Cache-Control HTTP header plays a critical role in determining how, and for how long, individual responses can be cached by a browser or other caching system. It provides a mechanism for controlling resources in the client cache and intermediate caches.
When a web page or other resource is requested by a client (usually a browser), the server responds not only with the requested resource but also with metadata about the resource, contained in HTTP headers. One of these headers is
Cache-Control header is part of the HTTP specification and defines how a resource is cached. This can significantly affect the performance and load of a web server, making understanding this header crucial for efficient web development and administration.
Cache-Control header fields consist of directives which determine how a resource is cached. Multiple directives are separated by a comma.
For instance, this is what a typical
Cache-Control header might look like in an HTTP response:
Cache-Control: max-age=3600, must-revalidate
The example shows two directives:
max-age=3600, which means the resource is valid for 3600 seconds, and
must-revalidate, indicating the cache has to verify the status of the stale resources before using it and should re-fetch from the origin server if necessary.
The Cache-Control directives are the essential part of this header. They give instructions to the browser and caching systems about how to handle the resource. There are several directives, and each of them has a unique purpose.
public: This directive indicates that the response can be cached by any cache, even if the response would normally be non-cacheable or cacheable only within a private cache.
private: This response is specific to a single user and must not be stored by a shared cache. A private cache (like the user’s browser) may store it.
no-cache: The response can be cached, but must be revalidated with the server on each request before being served from the cache.
no-store: No part of the request or response should be stored by a cache. It instructs the cache to always fetch a fresh copy of the resource from the server.
max-age=[seconds]: The maximum amount of time that a resource will be considered fresh. This freshness lifetime is calculated relative to the time of the request.
s-maxage=[seconds]: Similar to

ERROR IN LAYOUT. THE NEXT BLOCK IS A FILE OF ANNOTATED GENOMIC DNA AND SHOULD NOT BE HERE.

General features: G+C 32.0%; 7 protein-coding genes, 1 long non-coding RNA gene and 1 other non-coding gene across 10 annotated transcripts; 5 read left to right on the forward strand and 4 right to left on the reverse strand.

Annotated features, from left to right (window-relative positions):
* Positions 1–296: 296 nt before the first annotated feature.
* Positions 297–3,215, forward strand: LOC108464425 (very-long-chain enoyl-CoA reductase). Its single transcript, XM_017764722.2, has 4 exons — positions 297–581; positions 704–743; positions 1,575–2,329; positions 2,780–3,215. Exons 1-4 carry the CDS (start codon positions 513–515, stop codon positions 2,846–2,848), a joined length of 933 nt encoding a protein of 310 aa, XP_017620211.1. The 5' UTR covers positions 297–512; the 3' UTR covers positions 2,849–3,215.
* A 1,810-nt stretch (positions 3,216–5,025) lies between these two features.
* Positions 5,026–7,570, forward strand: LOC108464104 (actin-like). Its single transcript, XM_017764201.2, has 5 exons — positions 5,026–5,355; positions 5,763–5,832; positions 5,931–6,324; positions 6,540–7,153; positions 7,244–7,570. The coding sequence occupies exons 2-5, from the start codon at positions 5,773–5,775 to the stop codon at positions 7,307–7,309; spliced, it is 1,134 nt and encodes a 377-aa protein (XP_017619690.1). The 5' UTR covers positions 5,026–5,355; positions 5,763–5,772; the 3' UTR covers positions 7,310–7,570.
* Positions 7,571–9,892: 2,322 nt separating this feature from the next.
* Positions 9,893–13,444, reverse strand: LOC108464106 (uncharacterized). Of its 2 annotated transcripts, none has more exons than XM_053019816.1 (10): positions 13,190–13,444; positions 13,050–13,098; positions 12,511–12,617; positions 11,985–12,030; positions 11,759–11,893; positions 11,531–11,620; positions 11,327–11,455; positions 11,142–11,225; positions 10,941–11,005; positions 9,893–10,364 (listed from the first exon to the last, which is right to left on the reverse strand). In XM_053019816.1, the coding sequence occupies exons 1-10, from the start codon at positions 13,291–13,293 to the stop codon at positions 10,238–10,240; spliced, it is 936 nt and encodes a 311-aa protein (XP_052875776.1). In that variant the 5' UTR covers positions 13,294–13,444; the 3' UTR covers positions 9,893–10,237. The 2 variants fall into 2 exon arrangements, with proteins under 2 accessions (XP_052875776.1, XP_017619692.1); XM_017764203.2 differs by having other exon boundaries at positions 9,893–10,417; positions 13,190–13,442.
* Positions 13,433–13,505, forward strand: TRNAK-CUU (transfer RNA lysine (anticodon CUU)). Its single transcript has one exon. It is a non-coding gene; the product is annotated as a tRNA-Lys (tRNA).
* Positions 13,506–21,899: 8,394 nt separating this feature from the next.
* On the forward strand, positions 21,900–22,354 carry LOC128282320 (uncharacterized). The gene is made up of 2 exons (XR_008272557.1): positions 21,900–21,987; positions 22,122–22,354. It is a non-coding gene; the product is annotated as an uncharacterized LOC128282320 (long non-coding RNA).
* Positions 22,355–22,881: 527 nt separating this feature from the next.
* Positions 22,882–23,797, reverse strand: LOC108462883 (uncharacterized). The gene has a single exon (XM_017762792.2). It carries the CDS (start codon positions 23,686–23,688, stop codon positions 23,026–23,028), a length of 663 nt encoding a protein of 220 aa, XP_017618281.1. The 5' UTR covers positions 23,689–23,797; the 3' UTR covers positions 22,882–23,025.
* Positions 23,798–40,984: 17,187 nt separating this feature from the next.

max-age, but it only applies to shared caches (e.g., proxies) and is ignored by a private cache.
max-stale=[seconds]: Indicates the client is willing to accept a stale response. An optional number of seconds can be given.
min-fresh=[seconds]: Indicates the client wants a response that will still be fresh for at least the specified number of seconds.
Revalidation and Reload Directives
must-revalidate: The cache must verify the status of the stale resources before using it and should re-fetch from the origin server if necessary.
proxy-revalidate: Similar to
must-revalidate, but it only applies to shared caches.
no-transform: This directive forbids a proxy or browser to modify the resource during a ‘save’ operation or when it’s served from cache.
The following examples show how the
Cache-Control header can be used in an HTTP response:
Caching a Resource for a Specific Time
If you want a resource to be cached for 24 hours, use the
max-age directive. Here’s what it would look like in the HTTP response:
Disabling Caching for a Resource
If you want a resource never to be cached, use the
no-store directive. Here’s what the HTTP response header would look like:
Cache-Control HTTP header is a tool for controlling how your web resources are cached. By understanding the various directives, you can tailor the caching behavior to suit your application’s requirements, which can lead to improved performance and reduced server load. It’s a critical aspect of HTTP that every web developer should understand. Remember, intelligent caching can make a substantial difference in the load time of your pages and the overall user experience.